from Edward II to crenellate, that is fortify, the manor house. The fortified
manor can therefore be said to date from this time.
Construction work is known to have begun soon after licence was granted
because, amongst the documents referring to the site are the returns of John
Russell, Clerk of Works at Melbourne Castle, dated 1313-14. These returns are
interesting in that they refer not only to costs for various works and wages
for masons, mortarers, plasterers, smiths, carpenters and window-leaders but
to features for which no archaeological evidence has yet been found but will
nevertheless survive. These include a gate and a possible moat (the reference
is to wages for `flooding from the beech (sic) to the gate') and at least two
pools, one of which is referred to as the `new pool' and the other the `old
mill pool'. It is not clear whether the stone-faced `main pool', mentioned in
the same record, is one of these pools or a third. It is possible that the
site of one of them is represented by an area of subsidence in the north-
eastern quarter of the monument although, alternatively, this subsidence may
mark the site of another sunken feature such as a cellar or a fishpond.
Building work was still going on in 1315 because, in that year, Master Peter
de Bagworth, mason, and several other masons of the Earl of Lancaster at
Melbourne, were involved in an armed assault on William Gretheued at his house
in Ravenston, led by Robert de Holewell. During this time, the Earl of
Lancaster, Earl Thomas, was in open rebellion against Edward II, allying
himself with the Scots and, in 1312, unlawfully executing Piers Gaveston, the
king's close friend. In 1321 he succeeded in banishing Edward's other
favourites, the Despensers, but was immediately retaliated against by the king
who moved against him in 1322, taking Tutbury Castle and finally defeating his
forces at the Battle of Boroughbridge after which Thomas and Robert de Holland
were executed as traitors. All Lancastrian property, including Melbourne
Castle, was confiscated by the Crown and not restored until the accession of
Edward III in 1327 when Thomas's brother, Henry became the third Earl of
Lancaster. Earl Henry's son was made Duke of Lancaster and, following his
death in 1361, that title passed to John of Gaunt, Edward III's third son,
through his marriage to the Duke's daughter, Blanche. References to repairs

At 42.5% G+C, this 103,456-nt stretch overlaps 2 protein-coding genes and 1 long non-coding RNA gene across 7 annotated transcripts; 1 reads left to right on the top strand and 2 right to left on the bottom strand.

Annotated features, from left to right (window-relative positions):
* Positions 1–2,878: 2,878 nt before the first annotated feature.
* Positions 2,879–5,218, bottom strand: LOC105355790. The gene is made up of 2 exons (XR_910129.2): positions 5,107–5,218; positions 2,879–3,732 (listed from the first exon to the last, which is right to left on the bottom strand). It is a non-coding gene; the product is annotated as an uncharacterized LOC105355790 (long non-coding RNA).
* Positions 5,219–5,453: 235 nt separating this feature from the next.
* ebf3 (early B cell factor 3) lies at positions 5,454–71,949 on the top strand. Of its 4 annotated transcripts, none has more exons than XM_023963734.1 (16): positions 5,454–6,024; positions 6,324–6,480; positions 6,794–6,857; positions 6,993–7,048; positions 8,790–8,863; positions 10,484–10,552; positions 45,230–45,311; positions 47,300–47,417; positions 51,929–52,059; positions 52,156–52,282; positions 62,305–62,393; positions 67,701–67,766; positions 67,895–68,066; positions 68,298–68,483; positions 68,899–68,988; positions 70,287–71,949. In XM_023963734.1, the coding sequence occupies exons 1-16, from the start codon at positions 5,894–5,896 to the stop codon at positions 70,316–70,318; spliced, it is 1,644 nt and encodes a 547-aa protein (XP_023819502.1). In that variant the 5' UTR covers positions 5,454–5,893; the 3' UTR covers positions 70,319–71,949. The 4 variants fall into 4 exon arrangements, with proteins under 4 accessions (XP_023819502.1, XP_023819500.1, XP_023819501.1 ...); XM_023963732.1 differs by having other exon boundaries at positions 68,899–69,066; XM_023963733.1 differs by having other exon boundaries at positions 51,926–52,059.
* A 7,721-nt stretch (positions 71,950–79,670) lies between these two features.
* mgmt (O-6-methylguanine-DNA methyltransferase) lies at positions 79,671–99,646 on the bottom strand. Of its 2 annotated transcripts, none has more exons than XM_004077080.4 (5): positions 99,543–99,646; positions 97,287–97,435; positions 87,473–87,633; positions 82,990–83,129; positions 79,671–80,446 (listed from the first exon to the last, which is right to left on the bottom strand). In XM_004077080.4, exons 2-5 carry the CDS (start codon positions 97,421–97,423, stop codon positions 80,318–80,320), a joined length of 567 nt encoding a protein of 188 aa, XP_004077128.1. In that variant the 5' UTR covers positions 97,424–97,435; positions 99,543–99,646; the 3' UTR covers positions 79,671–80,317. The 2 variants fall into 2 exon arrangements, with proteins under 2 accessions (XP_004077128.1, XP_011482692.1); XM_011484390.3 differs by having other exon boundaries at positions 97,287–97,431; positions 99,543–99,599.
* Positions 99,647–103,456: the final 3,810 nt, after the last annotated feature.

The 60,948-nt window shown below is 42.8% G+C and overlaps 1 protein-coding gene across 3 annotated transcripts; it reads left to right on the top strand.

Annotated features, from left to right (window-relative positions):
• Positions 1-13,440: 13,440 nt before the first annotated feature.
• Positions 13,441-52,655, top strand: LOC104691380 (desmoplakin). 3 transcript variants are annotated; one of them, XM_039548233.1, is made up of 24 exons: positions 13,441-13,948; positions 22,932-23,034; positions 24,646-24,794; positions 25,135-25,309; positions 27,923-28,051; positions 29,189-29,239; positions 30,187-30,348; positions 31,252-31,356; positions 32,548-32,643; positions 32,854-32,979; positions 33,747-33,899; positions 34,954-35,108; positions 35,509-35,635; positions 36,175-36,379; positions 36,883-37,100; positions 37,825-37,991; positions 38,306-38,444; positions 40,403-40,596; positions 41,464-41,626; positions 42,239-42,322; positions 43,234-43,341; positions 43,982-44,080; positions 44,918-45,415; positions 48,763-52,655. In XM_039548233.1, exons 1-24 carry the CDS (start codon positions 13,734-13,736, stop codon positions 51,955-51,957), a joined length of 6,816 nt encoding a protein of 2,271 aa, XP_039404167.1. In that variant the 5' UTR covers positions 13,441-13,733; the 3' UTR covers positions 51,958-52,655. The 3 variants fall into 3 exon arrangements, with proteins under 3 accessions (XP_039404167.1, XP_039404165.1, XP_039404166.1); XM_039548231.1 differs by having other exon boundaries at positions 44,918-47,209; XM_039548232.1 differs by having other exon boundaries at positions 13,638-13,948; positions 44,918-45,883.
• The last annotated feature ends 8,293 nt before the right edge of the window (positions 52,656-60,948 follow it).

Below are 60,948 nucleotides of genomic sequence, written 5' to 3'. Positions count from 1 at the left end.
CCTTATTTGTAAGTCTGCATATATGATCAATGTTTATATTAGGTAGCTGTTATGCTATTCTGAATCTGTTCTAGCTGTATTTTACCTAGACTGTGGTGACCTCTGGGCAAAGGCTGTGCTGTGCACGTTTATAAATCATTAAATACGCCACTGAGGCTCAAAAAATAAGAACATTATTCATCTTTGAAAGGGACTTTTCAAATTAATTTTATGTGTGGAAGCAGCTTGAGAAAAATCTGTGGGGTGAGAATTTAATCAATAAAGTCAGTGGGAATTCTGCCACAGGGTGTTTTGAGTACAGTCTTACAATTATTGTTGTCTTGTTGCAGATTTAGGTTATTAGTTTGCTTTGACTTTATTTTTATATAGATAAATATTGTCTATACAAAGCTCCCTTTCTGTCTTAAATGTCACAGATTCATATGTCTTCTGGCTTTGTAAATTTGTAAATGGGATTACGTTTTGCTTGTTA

done at Melbourne in Gaunt's time indicate the existence of a hall and great
chamber, a chapel, a drawbridge and a bakehouse. After Gaunt's death in 1399
and the usurpation of the Crown by his son, the third Duke of Lancaster, Henry
Bolingbroke, Melbourne again became a royal possession. A letter from Henry V
to the keeper of the castle dated 22nd March 1416 ordered that repairs to the
castle be carried out `because certain of our French prisoners will be put
there in security and under safeguard'. The prisoner in question was the Duke
of Bourbon, captured at Agincourt in 1415, who was moved to Melbourne from
Somerton in 1419 and held there for 19 years until released by Henry VI.
References to the castle are more scarce after this date until the reign of
Elizabeth I, although John Leland, during his tour of England and Wales in
1545, found it `praty and yn meately good reparation'. Upon her accession,
Elizabeth ordered a full survey of the possessions of the Duchy of Lancaster
including, in 1564, a survey of Melbourne Castle. Another survey was ordered
in 1576 when it was reported that the castle was in a fair state of decay
though the stonework was good. In 1583, it was recommended by the Privy
Council that the queen move her cousin, the imprisoned Mary, Queen of Scots,
to Melbourne, and a description of the castle was provided which throws
interesting light on its appearance at the time in that it was said to be
constructed of lead-covered ashlar, had large spacious rooms that would need
to be partitioned, floors of earth and plaster, walls that appear to have
needed repointing and rendering since they were described as being too easily
scaleable, and no paths or wall about the house `so as being out of dors you